JOHN:  That’s great. I always respond really well to sites and systems that have that level of design and friendliness and even quirkiness. I was a designer long ago in print, even before the web, so I have a bias towards things that have that good design. So many websites these days are just in the sort of straight up and down, here some vertical lines and some background colors and it’s very business-y. I definitely find myself responding much more favorably when something can be a little more fluid or more creative, have some fun with color. I really like that.

KAYTE:  Yeah.

CORALINE:  Kayte, talk about kind of a wide range of ages for participants in your program. I remember back when my daughter was young, we felt very grateful. We homeschooled for a long time and then we sent her to a democratic school. She wasn’t really exposed to the social pressures that a lot of girls are exposed to, in terms of what she was allowed to be interested in. I think 11, 12, 13 is the age when a lot of girls are starting to get social messages from their peers and from society at large that technology and science and STEM are for boys and they get discouraged from being interested in it, from being passionate about it, from being creators. How have you seen that play out in your own interactions with girls of that age?

KAYTE:  I think that’s a very key topic to hit on. Something happens around 8th grade with the girls — they discover boys. It’s been proven out that if you don’t get girls engaged by 13 or 14, you’ve lost them. It’s very interesting when we do have these events and we do them with teens and tweens, the younger girls jump right in. They’re fearless. They’ll do whatever and you can see them start to get frustrated based on age because it really is designed for 11+ but if the girl is in 8th grade or so, she tends to stand back unless her friends are there and unless there’s kind of [inaudible] system, so it goes back to that whole community aspect.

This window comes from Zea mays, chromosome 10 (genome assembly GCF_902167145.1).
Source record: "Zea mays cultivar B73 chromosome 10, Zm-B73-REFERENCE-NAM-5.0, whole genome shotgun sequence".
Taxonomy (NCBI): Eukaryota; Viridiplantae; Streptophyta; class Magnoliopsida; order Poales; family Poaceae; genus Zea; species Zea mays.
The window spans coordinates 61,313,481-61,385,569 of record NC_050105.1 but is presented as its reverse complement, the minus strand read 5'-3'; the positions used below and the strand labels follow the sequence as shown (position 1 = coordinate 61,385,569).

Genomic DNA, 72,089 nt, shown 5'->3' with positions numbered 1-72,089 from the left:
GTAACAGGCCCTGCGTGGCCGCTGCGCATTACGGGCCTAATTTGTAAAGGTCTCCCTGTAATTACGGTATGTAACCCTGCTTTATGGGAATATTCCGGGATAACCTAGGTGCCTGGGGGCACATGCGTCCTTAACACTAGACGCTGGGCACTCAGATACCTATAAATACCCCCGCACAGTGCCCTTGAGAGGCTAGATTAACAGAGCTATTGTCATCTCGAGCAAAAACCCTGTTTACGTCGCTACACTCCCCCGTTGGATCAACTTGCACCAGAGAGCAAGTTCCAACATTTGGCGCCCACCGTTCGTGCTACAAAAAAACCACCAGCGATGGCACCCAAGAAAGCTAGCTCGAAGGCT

I just think that an informed society too is from a young age, girls have been taught one thing and boys have been taught another and even though the schools are the same, I think it has to do with confidence and growing into yourself. If not everybody else is doing it, so sometimes people shy away from it. Studies have shown that if you don’t get them by high school, you’ve lost them and then they don’t come back again until 24, 25.

I speak a lot on this topic and there are some key things that can be done to keep girls engaged or let them know that it’s okay to get excited about technology and coding and stuff like that and some of the key points are making sure that there are role models for girls because people will try to be something or they are attracted to the idea of something that looks like them or if it’s something that they want to be. When you’re able to put role models in front of girls that are excelling in technology or excelling in other things, then it makes it easier for them to kind of see themselves doing it.